Made for the Screen

I had probably seen The Prince Bride (the movie) about twenty times before I realized that it more than just a brilliant Rob Reiner project and was actually based upon The Princess Bride (the book) by William Goldman. I was an ignorant child.

So now, twenty odd years after I first fell in love with the film, I’ve read the book. This is where the conversation would usually fall into the old saw about how the book is always better than the move because of details and imagination and internalization and yada yada yada. But not this time. Because I love that movie. And now I love the book, too. And I’m not sure that it’s possible to love one more than the other (a statement which, to book snobs everywhere, probably seems like an affront to nature).

The reality is that there may not be another film-based-on-a-book that holds so closely to its subject matter in both the general and specific. Adventure and romance are the calling cards of The Princess Bride and both iterations are overflowing with those themes in the most enjoyable ways possible. And all of that eminently quotable dialogue from the film version? Almost all of it is lifted, in many cases verbatim, from the book. I guess it helps that Goldman was able to be both author and screenwriter. A novel idea. Why is it again that movie studio execs don’t allow for that arrangement more often? Oh right. That’s why. It’s almost like film producers are more worried about box office numbers than about putting out the kind of quality films that might have a cult following of, oh I don’t know, let’s say more than two and a half million Facebook fans.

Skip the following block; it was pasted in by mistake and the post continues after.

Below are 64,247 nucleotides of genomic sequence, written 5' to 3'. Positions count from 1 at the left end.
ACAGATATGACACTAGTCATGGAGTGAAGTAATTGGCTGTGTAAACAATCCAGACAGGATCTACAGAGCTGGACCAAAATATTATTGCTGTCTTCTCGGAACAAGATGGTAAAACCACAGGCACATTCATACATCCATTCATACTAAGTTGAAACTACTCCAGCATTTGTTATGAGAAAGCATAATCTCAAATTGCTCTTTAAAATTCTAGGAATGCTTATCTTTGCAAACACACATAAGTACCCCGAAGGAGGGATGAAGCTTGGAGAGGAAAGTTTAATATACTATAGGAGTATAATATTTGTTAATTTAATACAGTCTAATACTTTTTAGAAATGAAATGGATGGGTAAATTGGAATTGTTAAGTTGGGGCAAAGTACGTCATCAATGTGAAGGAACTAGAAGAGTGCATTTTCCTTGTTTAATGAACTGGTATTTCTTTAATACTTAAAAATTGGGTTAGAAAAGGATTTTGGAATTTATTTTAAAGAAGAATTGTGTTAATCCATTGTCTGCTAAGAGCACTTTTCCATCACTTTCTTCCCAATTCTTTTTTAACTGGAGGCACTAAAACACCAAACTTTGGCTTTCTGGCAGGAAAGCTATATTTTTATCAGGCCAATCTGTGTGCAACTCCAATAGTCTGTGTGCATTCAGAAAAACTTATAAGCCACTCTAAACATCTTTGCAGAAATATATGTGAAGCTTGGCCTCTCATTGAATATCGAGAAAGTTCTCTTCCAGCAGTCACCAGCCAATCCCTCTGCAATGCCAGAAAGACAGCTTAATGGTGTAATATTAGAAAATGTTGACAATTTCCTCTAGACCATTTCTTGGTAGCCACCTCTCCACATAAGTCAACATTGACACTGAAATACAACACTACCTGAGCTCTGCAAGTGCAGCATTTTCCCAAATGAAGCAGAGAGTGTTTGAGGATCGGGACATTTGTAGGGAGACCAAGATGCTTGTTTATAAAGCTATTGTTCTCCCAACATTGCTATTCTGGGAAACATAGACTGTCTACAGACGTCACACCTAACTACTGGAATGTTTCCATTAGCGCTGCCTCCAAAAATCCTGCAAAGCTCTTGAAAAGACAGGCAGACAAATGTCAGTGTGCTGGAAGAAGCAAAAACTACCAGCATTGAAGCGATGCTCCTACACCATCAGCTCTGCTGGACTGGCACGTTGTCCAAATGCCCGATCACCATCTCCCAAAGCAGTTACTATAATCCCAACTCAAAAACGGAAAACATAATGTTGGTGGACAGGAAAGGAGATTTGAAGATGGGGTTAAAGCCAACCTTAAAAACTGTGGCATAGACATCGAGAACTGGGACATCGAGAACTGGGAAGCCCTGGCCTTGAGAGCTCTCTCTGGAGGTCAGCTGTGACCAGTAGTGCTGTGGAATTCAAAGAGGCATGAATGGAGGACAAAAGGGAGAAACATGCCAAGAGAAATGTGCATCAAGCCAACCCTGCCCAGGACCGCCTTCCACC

Could Hollywood really be that shortsighted? Inconceivable.

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